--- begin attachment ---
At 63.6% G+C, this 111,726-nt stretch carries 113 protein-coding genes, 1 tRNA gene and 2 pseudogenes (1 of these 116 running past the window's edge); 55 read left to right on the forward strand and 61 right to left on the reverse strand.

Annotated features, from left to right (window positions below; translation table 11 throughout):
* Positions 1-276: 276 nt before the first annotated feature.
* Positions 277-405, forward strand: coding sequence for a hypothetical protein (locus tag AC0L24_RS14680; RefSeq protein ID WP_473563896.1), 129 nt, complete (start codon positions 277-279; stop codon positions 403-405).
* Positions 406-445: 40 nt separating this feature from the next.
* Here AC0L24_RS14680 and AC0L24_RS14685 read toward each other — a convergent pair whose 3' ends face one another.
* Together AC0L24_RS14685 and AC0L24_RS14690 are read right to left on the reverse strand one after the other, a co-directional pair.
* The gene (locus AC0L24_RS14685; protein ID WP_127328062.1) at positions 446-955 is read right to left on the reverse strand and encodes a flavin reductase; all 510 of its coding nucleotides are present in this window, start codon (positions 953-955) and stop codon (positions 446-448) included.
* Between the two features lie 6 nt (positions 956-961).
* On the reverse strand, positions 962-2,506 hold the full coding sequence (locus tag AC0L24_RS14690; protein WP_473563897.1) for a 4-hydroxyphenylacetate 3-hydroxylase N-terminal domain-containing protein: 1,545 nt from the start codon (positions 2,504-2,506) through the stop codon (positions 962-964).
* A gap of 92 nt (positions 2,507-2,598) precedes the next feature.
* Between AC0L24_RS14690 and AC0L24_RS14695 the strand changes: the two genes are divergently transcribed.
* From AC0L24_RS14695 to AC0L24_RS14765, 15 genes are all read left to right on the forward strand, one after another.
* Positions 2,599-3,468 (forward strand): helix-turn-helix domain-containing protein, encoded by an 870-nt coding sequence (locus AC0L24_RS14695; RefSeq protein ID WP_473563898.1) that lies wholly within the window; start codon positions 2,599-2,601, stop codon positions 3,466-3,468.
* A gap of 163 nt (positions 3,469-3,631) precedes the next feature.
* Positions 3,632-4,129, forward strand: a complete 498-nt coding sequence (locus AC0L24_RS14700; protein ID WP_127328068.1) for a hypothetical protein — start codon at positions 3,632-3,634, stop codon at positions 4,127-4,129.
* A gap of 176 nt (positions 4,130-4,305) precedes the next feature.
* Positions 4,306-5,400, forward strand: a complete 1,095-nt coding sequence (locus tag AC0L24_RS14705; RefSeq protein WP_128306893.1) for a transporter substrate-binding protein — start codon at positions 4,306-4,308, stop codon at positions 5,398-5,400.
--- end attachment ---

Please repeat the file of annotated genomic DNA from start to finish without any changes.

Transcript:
At 63.6% G+C, this 111,726-nt stretch carries 113 protein-coding genes, 1 tRNA gene and 2 pseudogenes (1 of these 116 running past the window's edge); 55 read left to right on the forward strand and 61 right to left on the reverse strand.

Annotated features, from left to right (window positions below; translation table 11 throughout):
* Positions 1-276: 276 nt before the first annotated feature.
* Positions 277-405, forward strand: coding sequence for a hypothetical protein (locus tag AC0L24_RS14680; RefSeq protein ID WP_473563896.1), 129 nt, complete (start codon positions 277-279; stop codon positions 403-405).
* Positions 406-445: 40 nt separating this feature from the next.
* Here AC0L24_RS14680 and AC0L24_RS14685 read toward each other — a convergent pair whose 3' ends face one another.
* Together AC0L24_RS14685 and AC0L24_RS14690 are read right to left on the reverse strand one after the other, a co-directional pair.
* The gene (locus AC0L24_RS14685; protein ID WP_127328062.1) at positions 446-955 is read right to left on the reverse strand and encodes a flavin reductase; all 510 of its coding nucleotides are present in this window, start codon (positions 953-955) and stop codon (positions 446-448) included.
* Between the two features lie 6 nt (positions 956-961).
* On the reverse strand, positions 962-2,506 hold the full coding sequence (locus tag AC0L24_RS14690; protein WP_473563897.1) for a 4-hydroxyphenylacetate 3-hydroxylase N-terminal domain-containing protein: 1,545 nt from the start codon (positions 2,504-2,506) through the stop codon (positions 962-964).
* A gap of 92 nt (positions 2,507-2,598) precedes the next feature.
* Between AC0L24_RS14690 and AC0L24_RS14695 the strand changes: the two genes are divergently transcribed.
* From AC0L24_RS14695 to AC0L24_RS14765, 15 genes are all read left to right on the forward strand, one after another.
* Positions 2,599-3,468 (forward strand): helix-turn-helix domain-containing protein, encoded by an 870-nt coding sequence (locus AC0L24_RS14695; RefSeq protein ID WP_473563898.1) that lies wholly within the window; start codon positions 2,599-2,601, stop codon positions 3,466-3,468.
* A gap of 163 nt (positions 3,469-3,631) precedes the next feature.
* Positions 3,632-4,129, forward strand: a complete 498-nt coding sequence (locus AC0L24_RS14700; protein ID WP_127328068.1) for a hypothetical protein — start codon at positions 3,632-3,634, stop codon at positions 4,127-4,129.
* A gap of 176 nt (positions 4,130-4,305) precedes the next feature.
* Positions 4,306-5,400, forward strand: a complete 1,095-nt coding sequence (locus tag AC0L24_RS14705; RefSeq protein WP_128306893.1) for a transporter substrate-binding protein — start codon at positions 4,306-4,308, stop codon at positions 5,398-5,400.